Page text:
Macroeconomy

Macroeconomic performance across the Arab countries tend to diverge between major oil and natural gas exporting countries in the Gulf Cooperation Council (GCC) and other countries in the region. In recent years, heightened social unrest, political uncertainty and violent conflicts have contributed to more pronounced deterioration in macroeconomic performance in a handful of countries including Syria, Iraq, Yemen and Libya. Fifteen million people have fled their homes, many to fragile or economically unstable countries such as Jordan, Lebanon, Djibouti and Tunisia, giving rise to the biggest refugee crisis since World War II.[1] Other countries, such as Egypt and Tunisia, have been undergoing political transitions, while having to address heightened security concerns. Between July 2014 and April 2015[2], oil prices dropped by 50% reaching USD 32.2 per barrel in February 2016[3]. In response to the decline in international oil prices, the GCC countries have been searching for new sources of revenues while attempting to further diversify their economies. 


For the Arab region as a whole, the GDP (Purchasing Power Parity, constant 2011 prices) leveled at Int$ 6,056 billion in 2015, constituting 5.6% of the Word’s GDP.[4] While the GDP in Saudi Arabia reached Int$ 1,586 billion in 2015, the highest in the Arab region, it reached Int$ 1 billion in Comoros.[4] The Gross National Income (GNI) per capita of the Arab region averaged at Int$ 16,445 in 2015, with the highest value, of Int$ 70,57registered in the United Arab Emirates (UAE), and compared to a World average of Int$ 15,421 in 2015.[4] 


Regional disparities are also demonstrated by variances in economic growth. The GDP growth rate (constant 2005 prices) amounted to negative 28.1% and negative 6.4% in 2015 in conflict-affected Yemen and Libya, respectively. Also, the spillovers of conflicts in the form of refugee influx, deteriorating security and pressures on economic infrastructures and labor markets, have limited the growth potential of countries such as Lebanon and Jordan, limiting their GDP growth to 1% and 2.5%, respectively in 2015.[5] The economies of Egypt and Tunisia have started recovering with an economy growth of 4.2% and 1% in 2015, up from 1.8% and negative 1.9% in 2011.[5] For GCC countries, the drop in international oil prices have started to weigh heavily on their economic outlook with GDP growth rate (constant 2005 prices) declining from 7.7% to 0.9% in Kuwait and from 7.2% to 3.9% in UAE between 2012 and 2015.[5] In 2015, the inflation rate remained at or below 4% in 13 out of 18 Arab countries; high values are recorded in countries such as Syria (38.5%) Yemen (30%) and Sudan (19.8%).[5]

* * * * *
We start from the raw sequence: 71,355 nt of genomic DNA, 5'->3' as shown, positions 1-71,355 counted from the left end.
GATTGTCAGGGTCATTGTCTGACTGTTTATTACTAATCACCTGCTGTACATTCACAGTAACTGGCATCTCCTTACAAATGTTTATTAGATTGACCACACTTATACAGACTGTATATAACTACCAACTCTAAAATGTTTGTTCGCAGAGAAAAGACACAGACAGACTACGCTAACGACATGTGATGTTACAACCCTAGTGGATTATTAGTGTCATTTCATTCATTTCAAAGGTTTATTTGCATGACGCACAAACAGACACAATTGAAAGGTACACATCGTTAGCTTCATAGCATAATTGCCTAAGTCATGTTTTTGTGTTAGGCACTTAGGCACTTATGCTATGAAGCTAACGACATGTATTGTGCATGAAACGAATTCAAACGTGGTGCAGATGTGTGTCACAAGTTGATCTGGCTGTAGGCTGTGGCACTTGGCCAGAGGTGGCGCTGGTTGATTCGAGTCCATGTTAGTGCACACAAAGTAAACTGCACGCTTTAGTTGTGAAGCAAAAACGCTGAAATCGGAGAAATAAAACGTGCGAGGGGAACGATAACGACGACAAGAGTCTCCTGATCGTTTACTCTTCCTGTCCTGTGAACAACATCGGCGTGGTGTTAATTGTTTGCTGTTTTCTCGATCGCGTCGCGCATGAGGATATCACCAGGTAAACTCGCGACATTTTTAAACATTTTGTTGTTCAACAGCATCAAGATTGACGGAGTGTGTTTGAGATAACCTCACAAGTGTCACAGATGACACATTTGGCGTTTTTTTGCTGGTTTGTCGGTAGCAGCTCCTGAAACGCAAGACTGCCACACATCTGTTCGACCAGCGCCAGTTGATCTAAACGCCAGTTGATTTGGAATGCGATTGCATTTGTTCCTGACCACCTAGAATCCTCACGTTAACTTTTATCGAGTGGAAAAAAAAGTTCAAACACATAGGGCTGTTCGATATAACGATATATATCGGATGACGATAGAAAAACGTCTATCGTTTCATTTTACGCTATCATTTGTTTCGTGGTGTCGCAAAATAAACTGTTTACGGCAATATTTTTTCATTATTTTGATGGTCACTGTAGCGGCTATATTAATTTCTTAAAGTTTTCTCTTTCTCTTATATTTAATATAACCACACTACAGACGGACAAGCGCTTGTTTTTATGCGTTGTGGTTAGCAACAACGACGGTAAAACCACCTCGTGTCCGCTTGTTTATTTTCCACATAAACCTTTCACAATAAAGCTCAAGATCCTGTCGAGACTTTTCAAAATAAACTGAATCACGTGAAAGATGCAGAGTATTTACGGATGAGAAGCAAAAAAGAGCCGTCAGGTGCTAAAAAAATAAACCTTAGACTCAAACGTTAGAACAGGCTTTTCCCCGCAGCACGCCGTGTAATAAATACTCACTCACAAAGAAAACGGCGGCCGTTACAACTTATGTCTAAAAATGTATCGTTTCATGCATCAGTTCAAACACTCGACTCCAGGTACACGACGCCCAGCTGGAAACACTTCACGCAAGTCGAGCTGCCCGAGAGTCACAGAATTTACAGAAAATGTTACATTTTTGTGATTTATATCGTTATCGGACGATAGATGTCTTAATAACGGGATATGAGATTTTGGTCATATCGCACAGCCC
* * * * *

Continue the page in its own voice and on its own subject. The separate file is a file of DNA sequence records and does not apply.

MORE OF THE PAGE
In the Arab region, fiscal deficits have generally been increasing since 2009. Except for Kuwait and Qatar, all the Arab countries registered a fiscal deficit in 2015 with the highest deficit of 79% of GDP recorded in Libya in 2015.[5] Over the same period, total government revenues, as a percentage of GDP, were the highest in oil-exporting countries, namely Kuwait (at 54.8% in 2015), Qatar(43.4%) and Oman (39.3%).[5] Tax revenues, as a percentage of GDP, constitute a humble share of total revenues in the Arab region, with the latest data on tax revenues showing the lowest levels in UAE (0.4% of GDP in 2013) and Kuwait (1.4% of GDP in 2015) and the highest in countries such as Algeria (37.2% of GDP in 2011), Morocco (18.7% of GDP in 2015) and Tunisia (21.1% of GDP in 2012).[4] On the other hand, government expenditures, as a percentage of GDP, were the highest in conflict-affected Libya and Iraq at 76.7% and 44.4% in 2015, respectively.[5] In general, the biggest component of government expenditures is channeled towards the wage bill of public sector employees, ranging from more than one-fifth in Oman and Lebanon (21.5% in 2012 and 22.0 % in 2014 of total expenditures ), up to 46% total expenditures in Jordan in 2012.[4]


Financing of budget deficits linked to high and rigid expenditure commitments and the inability to mobilize revenues or reform the tax structure have contributed to public debt accumulation, particularly in recent years. In 2015, 12 out of 18 Arab countries registered a public debt-to-GDP ratio at less than 50%. Lebanon registered the highest value at 139% of GDP, followed by Egypt and Jordan (87.7% and 91.7% of GDP in 2015), while the public debt of Saudi Arabia and Oman reached 5.8% and 9.3% of GDP in 2015, respectively.[5]

 

This overview has been drafted by the ADP team based on most available data as of 30 September 2016. 

 


  1. The World Bank
  2. International Monetary Fund (IMF), May 2015, "Middle East, North Africa, Afghanistan, and Pakistan: Oil, Conflicts, and Transitions"
  3. U.S. Energy Information Administration (EIA)
  4. World Development Indicators, The World Bank
  5. International Monetary Fund (IMF)


Macroeconomy Statistical Snapshot 2016
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Data Highlighted

  • The Gross Domestic Product per capita, purchasing power parity (current international dollars), of the Arab countries

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Publications